The Episcopal Church

churchSt. Stephen’s Episcopal

In 1911, St. Stephen’s Episcopal Church was conceived when a group of newly settled families, many with young children, in the Westhampton area of the city, then considered “the country,” recognized the need for not only a place of worship, but also a Sunday church school. The building site for a chapel to seat 200 on the north side of Grove Avenue east of Three Chopt Road was purchased in 1910 for $1500. The church leaders approached the Bishop Robert Gibson, who gave his blessing to the project.

The first service in the red brick chapel now known as Palmer Hall was held in July 1911. Ten months later St. Stephen’s Church was accredited by the Diocesan Council as an independent congregation. At its first congregational meeting in 1912. In 1911, the Ladies’ Guild was formed with 14 members and in 1916 a branch of the Women’s Auxiliary was organized.

On May 14, 1927, the cornerstone of the current gothic style stone structure was laid, and on Sunday, March 18, 1928, the first service was held in the completed church. Several additions have been made to the original facility to accommodate the changing needs of the growing parish. In 1938, the red brick parish house, connected to the rectory and to Palmer Hall, was built. In 1950, the nave was lengthened by two bays, the west entrance was created, and the Patriots’ Window was enlarged. The north aisle was extended to create the Chapel of the Good Shepherd.

More property was acquired to provide for the construction of a parking lot and a new Parish House joined to the main church by cloisters. This new building was dedicated on October 13, 1957.

There are four worship spaces: the nave, two attached chapels and the original nave. The nave seats about 450 comfortably. The Good Shepherd Chapel seats about 130 and is used for the 8:00 a.m. and 5:00 p.m. Sunday services and a Thursday healing service. The Chapel of the Holy Spirit seats about 50 and is used for smaller occasional services. The original nave, now called Palmer Hall, has been remodeled into a large open space with chairs which can seat approximately 200.

According to the church’s profile report, four services are scheduled in the main church each Sunday from September through May. All services at St. Stephen’s are taken from the Book of Common Prayer with slight modifications for children’s services. The 8:00 a.m. service is attended by 70 to 90 people. The 9:15 a.m. service is often described as a “family service” and attendance usually runs about 300 to 350. The 11:15 a.m. congregation numbers about 175 to 200, mostly over age 60. The 5:00 p.m. service is Rite II Holy Eucharist and is casual in celebration and dress. Attendance is about 30 people. One Sunday each month during the school year, a youth-led contemporary service, the Family Inclusive Youth Service, is held at 5:00 p.m. in Palmer Hall for the young and young at heart. This service includes contemporary music, youth-led worship and provides a place for our young people to express themselves in music, dance and other forms of worship.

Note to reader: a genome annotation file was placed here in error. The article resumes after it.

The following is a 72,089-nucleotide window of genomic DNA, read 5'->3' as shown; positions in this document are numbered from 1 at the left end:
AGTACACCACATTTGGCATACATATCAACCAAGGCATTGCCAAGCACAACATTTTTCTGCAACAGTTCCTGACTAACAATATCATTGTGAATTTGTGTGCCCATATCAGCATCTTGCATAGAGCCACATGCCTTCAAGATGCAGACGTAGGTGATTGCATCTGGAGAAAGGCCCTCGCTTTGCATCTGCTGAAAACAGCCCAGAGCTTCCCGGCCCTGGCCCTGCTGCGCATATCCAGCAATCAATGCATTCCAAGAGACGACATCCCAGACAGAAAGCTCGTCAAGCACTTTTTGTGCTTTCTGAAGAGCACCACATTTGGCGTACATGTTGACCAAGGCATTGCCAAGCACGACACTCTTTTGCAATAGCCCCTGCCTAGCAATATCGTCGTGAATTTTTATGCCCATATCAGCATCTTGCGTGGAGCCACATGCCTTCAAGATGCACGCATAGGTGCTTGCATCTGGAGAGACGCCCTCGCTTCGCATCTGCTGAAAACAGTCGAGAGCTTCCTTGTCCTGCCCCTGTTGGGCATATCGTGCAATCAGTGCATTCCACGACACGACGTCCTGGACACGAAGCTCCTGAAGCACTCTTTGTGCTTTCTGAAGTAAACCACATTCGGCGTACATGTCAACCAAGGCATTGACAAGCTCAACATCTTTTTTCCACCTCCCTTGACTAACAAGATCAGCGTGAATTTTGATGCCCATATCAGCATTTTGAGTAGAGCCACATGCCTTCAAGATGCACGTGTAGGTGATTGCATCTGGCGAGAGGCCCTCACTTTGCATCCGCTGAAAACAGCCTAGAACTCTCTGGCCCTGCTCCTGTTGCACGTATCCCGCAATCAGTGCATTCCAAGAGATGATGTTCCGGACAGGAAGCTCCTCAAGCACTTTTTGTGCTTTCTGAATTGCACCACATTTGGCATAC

Outreach grants totaled $183,000 in 2002 and $150,000 in 2003. The Outreach Committee annually reviews grant requests from dozens of applicants and allocates funds to selected organizations. One of the most significant items in St. Stephen’s Outreach Program is the partial funding of a new church plant, St. Clare’s.

An important dimension of St. Stephen’s outreach is an active ECW (Episcopal Church Women) with 350 members. The ECW raises $50,000 annually beyond the parish’s outreach budget and distributes it to worthy causes. Under the leadership of the ECW, St. Stephen’s has given
wholehearted support each year to the United Thank Offering.

Teams from St. Stephen’s Hummingbird Fellowship have made five mission trips to the Dominican Republic to build a school and a home for the aged. The missionaries themselves,
with other contributors, pay their travel and lodging costs. Money from special fundraisers and contributors underwrite the construction. The ministry in the Dominican Republic also funds jobs for local construction workers who perform work between our visits.

Other community programs include assistance to St. Peter’s Episcopal Church and to its Peter- Paul Development Center; City Matters, a committee studying ways to deal with area crime; and the CARITAS Program (Congregations Around Richmond Involved To Assure Shelter).

In addition to these programs, St. Stephen’s provides volunteer and financial assistance to: • St. Paul’s College, a predominantly African-American church related college in southern Virginia (funded in part by the Diocese of Virginia); • Sacred Heart Center, a community center with preschool, Head Start, after school day care, adult literacy and social programs; • St. Andrew’s School, an endowed tuition-free Episcopal school in a low-income area; • Virginia Institute of Pastoral Care, a non-denominational counseling service which has a branch in the Parish House; • several food assistance projects for indigent people (both housed and homeless); • emergency aid projects for women and children; • adult day care centers; • summer camps for inner-city children; • residents of Westminster-Canterbury.

St. Stephen’s has many lifelong members, contributing to it’s age diversity. As it is situated in the exclusive west end of the city, the majority of the membership is upper middle and upper class, and mostly of European descent. The congregation is characterized as moderate- conservative theologically.

The St. Stephen’s website and church profile found at

6000 Grove Ave
Richmond, VA 23226
phone: 804/288-2867
fax: 804/288-4161 
Rector :Thom W. Blair, Jr.
web url:

indexed by: Perry Threlfall (July 2005)

Updated: — 10:00 am

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